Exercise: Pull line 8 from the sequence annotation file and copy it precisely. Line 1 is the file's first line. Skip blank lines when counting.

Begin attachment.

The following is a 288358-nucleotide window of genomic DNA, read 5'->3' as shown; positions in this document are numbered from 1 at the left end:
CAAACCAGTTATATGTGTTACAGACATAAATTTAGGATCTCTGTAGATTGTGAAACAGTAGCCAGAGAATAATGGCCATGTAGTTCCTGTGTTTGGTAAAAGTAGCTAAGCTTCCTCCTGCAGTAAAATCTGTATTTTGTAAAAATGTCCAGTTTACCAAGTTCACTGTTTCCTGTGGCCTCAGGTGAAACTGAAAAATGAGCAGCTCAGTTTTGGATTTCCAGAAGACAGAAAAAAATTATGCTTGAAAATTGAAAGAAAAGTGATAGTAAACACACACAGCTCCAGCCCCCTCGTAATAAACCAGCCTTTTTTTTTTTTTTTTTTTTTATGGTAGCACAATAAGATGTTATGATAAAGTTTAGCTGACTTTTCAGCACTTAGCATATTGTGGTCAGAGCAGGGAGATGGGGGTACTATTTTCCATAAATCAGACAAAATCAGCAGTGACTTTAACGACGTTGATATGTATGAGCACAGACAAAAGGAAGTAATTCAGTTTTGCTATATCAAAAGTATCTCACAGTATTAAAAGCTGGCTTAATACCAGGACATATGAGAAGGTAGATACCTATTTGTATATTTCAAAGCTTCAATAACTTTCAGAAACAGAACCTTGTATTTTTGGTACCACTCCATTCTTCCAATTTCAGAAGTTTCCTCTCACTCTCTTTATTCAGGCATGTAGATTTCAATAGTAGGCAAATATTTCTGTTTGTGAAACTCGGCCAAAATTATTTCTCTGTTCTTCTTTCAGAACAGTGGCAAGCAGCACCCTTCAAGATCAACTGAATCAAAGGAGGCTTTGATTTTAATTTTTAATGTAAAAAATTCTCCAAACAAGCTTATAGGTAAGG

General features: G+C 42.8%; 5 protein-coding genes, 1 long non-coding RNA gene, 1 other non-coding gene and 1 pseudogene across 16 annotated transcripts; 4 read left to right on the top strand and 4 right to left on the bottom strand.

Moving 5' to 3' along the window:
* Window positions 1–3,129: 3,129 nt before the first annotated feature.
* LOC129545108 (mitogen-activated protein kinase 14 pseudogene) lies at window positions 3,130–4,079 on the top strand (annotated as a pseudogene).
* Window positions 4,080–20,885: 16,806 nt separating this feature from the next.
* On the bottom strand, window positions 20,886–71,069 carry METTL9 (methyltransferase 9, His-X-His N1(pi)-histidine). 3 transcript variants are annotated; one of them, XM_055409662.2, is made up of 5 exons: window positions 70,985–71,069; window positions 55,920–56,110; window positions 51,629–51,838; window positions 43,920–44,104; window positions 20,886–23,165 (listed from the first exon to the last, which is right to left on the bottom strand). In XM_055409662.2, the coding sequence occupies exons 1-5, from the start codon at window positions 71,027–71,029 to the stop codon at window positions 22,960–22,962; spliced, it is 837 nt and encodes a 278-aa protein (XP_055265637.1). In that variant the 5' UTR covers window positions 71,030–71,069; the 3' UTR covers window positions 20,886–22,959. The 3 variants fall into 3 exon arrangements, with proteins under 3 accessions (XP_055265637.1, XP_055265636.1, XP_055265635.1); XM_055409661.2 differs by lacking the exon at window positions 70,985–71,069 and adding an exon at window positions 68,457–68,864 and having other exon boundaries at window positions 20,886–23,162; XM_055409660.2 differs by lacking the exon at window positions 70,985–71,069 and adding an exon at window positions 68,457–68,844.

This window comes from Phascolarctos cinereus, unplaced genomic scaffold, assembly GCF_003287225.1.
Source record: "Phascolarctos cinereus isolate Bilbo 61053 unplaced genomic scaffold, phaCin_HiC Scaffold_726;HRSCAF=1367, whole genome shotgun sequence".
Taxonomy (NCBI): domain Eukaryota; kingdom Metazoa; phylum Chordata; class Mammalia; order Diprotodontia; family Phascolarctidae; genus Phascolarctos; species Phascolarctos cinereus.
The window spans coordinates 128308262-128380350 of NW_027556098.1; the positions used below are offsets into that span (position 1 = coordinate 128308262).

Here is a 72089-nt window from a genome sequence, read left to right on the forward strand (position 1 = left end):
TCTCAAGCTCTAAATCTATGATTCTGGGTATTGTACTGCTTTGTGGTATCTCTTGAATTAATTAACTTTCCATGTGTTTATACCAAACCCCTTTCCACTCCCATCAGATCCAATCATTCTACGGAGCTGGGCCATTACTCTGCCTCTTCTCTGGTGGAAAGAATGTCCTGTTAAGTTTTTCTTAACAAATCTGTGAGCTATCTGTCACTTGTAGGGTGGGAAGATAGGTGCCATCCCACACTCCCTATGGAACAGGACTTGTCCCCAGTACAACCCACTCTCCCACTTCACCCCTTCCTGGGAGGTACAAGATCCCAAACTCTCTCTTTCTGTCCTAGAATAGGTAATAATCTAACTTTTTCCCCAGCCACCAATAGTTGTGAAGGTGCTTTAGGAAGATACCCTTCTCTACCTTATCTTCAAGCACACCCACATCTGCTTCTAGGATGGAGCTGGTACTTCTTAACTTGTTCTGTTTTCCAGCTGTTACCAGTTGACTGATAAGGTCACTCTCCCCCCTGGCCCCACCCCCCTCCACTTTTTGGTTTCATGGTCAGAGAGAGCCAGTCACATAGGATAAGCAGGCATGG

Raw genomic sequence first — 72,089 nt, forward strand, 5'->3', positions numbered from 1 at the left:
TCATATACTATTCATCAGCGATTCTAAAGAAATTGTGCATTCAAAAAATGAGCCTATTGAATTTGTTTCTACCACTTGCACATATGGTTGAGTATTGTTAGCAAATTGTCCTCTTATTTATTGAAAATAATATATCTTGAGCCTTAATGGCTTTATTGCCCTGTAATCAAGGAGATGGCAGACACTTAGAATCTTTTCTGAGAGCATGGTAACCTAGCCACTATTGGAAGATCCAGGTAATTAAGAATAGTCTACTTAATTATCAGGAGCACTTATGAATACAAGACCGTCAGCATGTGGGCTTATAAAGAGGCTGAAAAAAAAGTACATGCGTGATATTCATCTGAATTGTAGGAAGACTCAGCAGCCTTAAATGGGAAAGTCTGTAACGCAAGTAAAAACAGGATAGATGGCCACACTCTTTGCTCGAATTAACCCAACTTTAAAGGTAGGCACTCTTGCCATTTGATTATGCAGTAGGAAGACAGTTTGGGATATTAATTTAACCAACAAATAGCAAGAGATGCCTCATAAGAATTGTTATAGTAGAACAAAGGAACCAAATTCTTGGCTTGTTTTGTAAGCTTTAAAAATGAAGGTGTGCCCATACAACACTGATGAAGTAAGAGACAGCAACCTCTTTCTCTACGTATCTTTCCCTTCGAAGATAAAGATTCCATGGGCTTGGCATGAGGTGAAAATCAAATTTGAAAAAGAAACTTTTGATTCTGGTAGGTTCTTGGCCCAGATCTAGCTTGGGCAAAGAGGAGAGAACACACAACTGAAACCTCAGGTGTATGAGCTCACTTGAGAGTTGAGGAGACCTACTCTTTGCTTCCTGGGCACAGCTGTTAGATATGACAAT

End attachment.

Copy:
* On the bottom strand, window positions 20,886–71,069 carry METTL9 (methyltransferase 9, His-X-His N1(pi)-histidine). 3 transcript variants are annotated; one of them, XM_055409662.2, is made up of 5 exons: window positions 70,985–71,069; window positions 55,920–56,110; window positions 51,629–51,838; window positions 43,920–44,104; window positions 20,886–23,165 (listed from the first exon to the last, which is right to left on the bottom strand). In XM_055409662.2, the coding sequence occupies exons 1-5, from the start codon at window positions 71,027–71,029 to the stop codon at window positions 22,960–22,962; spliced, it is 837 nt and encodes a 278-aa protein (XP_055265637.1). In that variant the 5' UTR covers window positions 71,030–71,069; the 3' UTR covers window positions 20,886–22,959. The 3 variants fall into 3 exon arrangements, with proteins under 3 accessions (XP_055265637.1, XP_055265636.1, XP_055265635.1); XM_055409661.2 differs by lacking the exon at window positions 70,985–71,069 and adding an exon at window positions 68,457–68,864 and having other exon boundaries at window positions 20,886–23,162; XM_055409660.2 differs by lacking the exon at window positions 70,985–71,069 and adding an exon at window positions 68,457–68,844.